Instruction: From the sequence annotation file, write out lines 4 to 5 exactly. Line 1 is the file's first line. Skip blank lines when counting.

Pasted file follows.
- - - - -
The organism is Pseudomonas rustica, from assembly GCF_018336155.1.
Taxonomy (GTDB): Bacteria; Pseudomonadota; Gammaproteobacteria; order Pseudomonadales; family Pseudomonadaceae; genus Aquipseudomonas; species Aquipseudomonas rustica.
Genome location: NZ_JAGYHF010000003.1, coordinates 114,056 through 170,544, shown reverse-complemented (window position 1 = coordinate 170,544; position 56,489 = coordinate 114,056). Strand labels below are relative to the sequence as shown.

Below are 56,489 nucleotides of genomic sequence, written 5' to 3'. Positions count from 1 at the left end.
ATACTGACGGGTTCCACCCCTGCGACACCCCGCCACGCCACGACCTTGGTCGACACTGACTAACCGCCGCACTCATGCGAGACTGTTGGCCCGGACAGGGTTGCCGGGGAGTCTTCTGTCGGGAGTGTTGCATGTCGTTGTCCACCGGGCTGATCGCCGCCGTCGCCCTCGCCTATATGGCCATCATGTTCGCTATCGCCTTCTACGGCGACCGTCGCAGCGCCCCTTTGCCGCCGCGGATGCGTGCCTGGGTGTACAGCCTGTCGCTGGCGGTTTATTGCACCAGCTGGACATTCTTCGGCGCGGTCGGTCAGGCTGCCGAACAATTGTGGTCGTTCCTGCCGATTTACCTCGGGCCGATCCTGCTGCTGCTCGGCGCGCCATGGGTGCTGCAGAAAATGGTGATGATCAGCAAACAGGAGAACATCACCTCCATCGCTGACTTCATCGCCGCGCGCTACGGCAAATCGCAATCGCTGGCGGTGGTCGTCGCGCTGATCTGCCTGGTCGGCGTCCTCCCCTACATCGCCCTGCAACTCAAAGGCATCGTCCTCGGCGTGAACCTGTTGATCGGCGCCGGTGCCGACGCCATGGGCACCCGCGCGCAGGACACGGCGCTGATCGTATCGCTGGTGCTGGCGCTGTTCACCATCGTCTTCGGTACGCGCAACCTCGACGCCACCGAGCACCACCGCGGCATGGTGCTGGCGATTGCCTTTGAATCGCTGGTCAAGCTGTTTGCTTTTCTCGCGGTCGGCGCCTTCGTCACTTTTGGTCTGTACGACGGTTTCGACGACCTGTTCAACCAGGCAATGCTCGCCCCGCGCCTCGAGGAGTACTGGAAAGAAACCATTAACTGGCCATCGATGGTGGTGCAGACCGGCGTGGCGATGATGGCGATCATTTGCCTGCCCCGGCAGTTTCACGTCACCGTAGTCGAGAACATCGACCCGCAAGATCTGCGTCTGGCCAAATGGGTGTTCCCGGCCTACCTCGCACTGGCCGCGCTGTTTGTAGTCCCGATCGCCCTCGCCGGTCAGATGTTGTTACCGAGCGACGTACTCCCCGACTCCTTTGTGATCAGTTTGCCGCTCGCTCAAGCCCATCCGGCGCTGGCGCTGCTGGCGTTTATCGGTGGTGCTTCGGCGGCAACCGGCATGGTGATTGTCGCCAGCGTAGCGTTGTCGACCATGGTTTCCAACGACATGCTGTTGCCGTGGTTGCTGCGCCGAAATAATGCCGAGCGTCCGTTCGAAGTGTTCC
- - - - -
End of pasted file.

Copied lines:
Below are 56,489 nucleotides of genomic sequence, written 5' to 3'. Positions count from 1 at the left end.
ATACTGACGGGTTCCACCCCTGCGACACCCCGCCACGCCACGACCTTGGTCGACACTGACTAACCGCCGCACTCATGCGAGACTGTTGGCCCGGACAGGGTTGCCGGGGAGTCTTCTGTCGGGAGTGTTGCATGTCGTTGTCCACCGGGCTGATCGCCGCCGTCGCCCTCGCCTATATGGCCATCATGTTCGCTATCGCCTTCTACGGCGACCGTCGCAGCGCCCCTTTGCCGCCGCGGATGCGTGCCTGGGTGTACAGCCTGTCGCTGGCGGTTTATTGCACCAGCTGGACATTCTTCGGCGCGGTCGGTCAGGCTGCCGAACAATTGTGGTCGTTCCTGCCGATTTACCTCGGGCCGATCCTGCTGCTGCTCGGCGCGCCATGGGTGCTGCAGAAAATGGTGATGATCAGCAAACAGGAGAACATCACCTCCATCGCTGACTTCATCGCCGCGCGCTACGGCAAATCGCAATCGCTGGCGGTGGTCGTCGCGCTGATCTGCCTGGTCGGCGTCCTCCCCTACATCGCCCTGCAACTCAAAGGCATCGTCCTCGGCGTGAACCTGTTGATCGGCGCCGGTGCCGACGCCATGGGCACCCGCGCGCAGGACACGGCGCTGATCGTATCGCTGGTGCTGGCGCTGTTCACCATCGTCTTCGGTACGCGCAACCTCGACGCCACCGAGCACCACCGCGGCATGGTGCTGGCGATTGCCTTTGAATCGCTGGTCAAGCTGTTTGCTTTTCTCGCGGTCGGCGCCTTCGTCACTTTTGGTCTGTACGACGGTTTCGACGACCTGTTCAACCAGGCAATGCTCGCCCCGCGCCTCGAGGAGTACTGGAAAGAAACCATTAACTGGCCATCGATGGTGGTGCAGACCGGCGTGGCGATGATGGCGATCATTTGCCTGCCCCGGCAGTTTCACGTCACCGTAGTCGAGAACATCGACCCGCAAGATCTGCGTCTGGCCAAATGGGTGTTCCCGGCCTACCTCGCACTGGCCGCGCTGTTTGTAGTCCCGATCGCCCTCGCCGGTCAGATGTTGTTACCGAGCGACGTACTCCCCGACTCCTTTGTGATCAGTTTGCCGCTCGCTCAAGCCCATCCGGCGCTGGCGCTGCTGGCGTTTATCGGTGGTGCTTCGGCGGCAACCGGCATGGTGATTGTCGCCAGCGTAGCGTTGTCGACCATGGTTTCCAACGACATGCTGTTGCCGTGGTTGCTGCGCCGAAATAATGCCGAGCGTCCGTTCGAAGTGTTCC